Exploring the impact of targeted distribution of free bed nets on households bed net ownership, socio-economic disparities and childhood malaria infection rates: analysis of national malaria survey data from three sub-Saharan Africa countries
1 Department of Health Policy & Management, Rollins School of Public Health (RSPH) of Emory University, 1518 Clifton Rd 16NE, Atlanta, GA, 30322, USA
2 Hubert Department of Global Health, RSPH of Emory University, 1518 Clifton Rd 16NE, Atlanta, GA, 30322, USA
3 School of Medicine’s Division of Medical Oncology/Fred Hutchinson Cancer Research Center, University of Washington, 1100 Fairview Ave N, MS-MI-B140, Seattle, WA, 98109, USA
4 Malaria Branch, Division of Parasitic Disease and Malaria, at the Center for Global Health, Centers for Disease Control and Prevention (CDC), 1600 Clifton Rd, MS-A06, Atlanta, GA, 30333, USA
Malaria Journal 2013, 12:245 doi:10.1186/1475-2875-12-245Published: 15 July 2013
The last decade has witnessed increased funding for malaria control. Malaria experts have used the opportunity to advocate for rollout of such interventions as free bed nets. A free bed net distribution strategy is seen as the quickest way to improve coverage of effective malaria control tools especially among poorest communities. Evidence to support this claim is however, sparse. This study explored the effectiveness of targeted free bed net distribution strategy in achieving equity in terms of ownership and use of bed nets and also reduction of malaria prevalence among children under-five years of age.
National malaria indicator survey (MIS) data from Angola, Tanzania and Uganda was used in the analysis. Hierarchical multilevel logistic regression models were used to analyse the relationship between variables of interest. Outcome variables were defined as: childhood test-confirmed malaria infections, household ownership of any mosquito net and children’s use of any mosquito nets. Marginal effects of having free bed net distribution on households with different wealth status were calculated.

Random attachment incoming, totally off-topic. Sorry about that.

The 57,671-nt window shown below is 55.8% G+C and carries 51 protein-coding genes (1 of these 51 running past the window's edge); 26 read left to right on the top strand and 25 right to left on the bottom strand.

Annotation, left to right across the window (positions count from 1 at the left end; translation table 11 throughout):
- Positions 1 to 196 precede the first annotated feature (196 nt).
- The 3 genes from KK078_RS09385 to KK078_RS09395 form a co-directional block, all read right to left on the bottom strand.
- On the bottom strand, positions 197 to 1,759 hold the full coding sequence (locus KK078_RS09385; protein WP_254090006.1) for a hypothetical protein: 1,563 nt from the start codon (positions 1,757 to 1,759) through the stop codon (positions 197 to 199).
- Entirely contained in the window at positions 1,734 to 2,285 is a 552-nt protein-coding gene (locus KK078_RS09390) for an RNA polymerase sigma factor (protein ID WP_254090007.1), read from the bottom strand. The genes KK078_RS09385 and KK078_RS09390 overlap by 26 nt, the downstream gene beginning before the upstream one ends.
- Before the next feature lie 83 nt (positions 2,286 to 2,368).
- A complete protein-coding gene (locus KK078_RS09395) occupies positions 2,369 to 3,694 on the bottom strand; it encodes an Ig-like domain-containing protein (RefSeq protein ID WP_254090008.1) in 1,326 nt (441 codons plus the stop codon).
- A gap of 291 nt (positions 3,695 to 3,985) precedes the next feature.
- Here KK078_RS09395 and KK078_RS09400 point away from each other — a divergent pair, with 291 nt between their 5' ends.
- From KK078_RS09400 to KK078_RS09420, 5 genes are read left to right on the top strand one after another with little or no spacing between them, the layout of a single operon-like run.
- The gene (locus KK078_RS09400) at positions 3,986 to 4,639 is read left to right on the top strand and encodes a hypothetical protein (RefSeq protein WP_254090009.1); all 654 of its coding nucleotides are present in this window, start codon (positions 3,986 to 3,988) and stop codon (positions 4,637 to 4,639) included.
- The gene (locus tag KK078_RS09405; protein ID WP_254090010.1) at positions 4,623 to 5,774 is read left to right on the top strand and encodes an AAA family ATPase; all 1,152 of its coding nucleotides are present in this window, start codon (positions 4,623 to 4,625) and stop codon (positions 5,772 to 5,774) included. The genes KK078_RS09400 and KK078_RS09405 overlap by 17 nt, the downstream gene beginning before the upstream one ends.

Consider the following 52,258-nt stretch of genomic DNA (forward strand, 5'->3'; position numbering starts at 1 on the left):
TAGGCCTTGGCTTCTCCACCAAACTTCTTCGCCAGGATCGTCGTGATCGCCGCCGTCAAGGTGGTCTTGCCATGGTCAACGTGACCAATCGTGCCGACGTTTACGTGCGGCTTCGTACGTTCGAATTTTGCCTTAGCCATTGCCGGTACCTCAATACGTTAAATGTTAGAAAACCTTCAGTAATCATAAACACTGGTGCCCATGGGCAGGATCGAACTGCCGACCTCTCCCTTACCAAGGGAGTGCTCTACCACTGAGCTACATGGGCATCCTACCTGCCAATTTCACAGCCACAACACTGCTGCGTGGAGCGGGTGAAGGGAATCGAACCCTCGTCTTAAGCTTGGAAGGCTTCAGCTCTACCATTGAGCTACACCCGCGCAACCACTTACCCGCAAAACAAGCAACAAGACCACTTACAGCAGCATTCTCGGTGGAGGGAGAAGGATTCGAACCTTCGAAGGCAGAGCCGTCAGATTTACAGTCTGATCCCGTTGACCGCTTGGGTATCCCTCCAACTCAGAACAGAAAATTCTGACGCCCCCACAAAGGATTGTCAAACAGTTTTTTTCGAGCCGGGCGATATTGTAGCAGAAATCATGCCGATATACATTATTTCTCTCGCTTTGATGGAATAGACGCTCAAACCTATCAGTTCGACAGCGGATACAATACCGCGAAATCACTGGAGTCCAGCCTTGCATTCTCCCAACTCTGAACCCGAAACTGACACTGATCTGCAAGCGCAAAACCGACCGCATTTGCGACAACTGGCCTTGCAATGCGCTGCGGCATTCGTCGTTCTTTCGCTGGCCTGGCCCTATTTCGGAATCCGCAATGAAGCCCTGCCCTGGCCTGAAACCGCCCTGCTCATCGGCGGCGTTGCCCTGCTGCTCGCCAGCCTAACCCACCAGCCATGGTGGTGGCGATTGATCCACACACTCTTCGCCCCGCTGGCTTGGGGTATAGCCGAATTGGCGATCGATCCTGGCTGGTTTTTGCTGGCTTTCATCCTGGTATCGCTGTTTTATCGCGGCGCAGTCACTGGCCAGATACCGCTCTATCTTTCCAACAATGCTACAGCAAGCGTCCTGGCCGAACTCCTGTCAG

Angolan children from wealthier households were 6.4 percentage points less likely to be parasitaemic than those in poorest households, whereas those from Tanzania and Uganda were less likely to test malaria positive by 7 and 11.6 percentage points respectively (p < 0.001). The study estimates and present results on the marginal effects based on the impact of free bed net distribution on children's malaria status given their socio-economic background. Poorest households were less likely to own a net by 21.4% in Tanzania, and 2.8% in Uganda, whereas both poorer and wealthier Angolan households almost achieved parity in bed net ownership (p < 0.001). Wealthier households had a higher margin of using nets than poorest people in both Tanzania and Uganda by 11.4% and 3.9% respectively. However, the poorest household in Angola had a 6.1% net use advantage over children in wealthier households (p < 0.001).
This is the first study to use nationally representative data to explore inequalities in bed net ownership and related consequences on childhood malaria infection rates across different countries. While targeted distribution of free bed nets improved overall bed net ownership, it did not overcome ownership inequalities as measured by household socioeconomic status. Use of bed nets was disproportionately lower among poorest children, except for Angola where bed net use was higher among poorest households when compared to children in wealthier households. The study highlights the need for malaria control world governing bodies and policy makers to continue working on finding appropriate strategies to improve access to effective malaria control tools especially by the poorest who often times bears the brunt of malaria burden than their wealthier counterparts.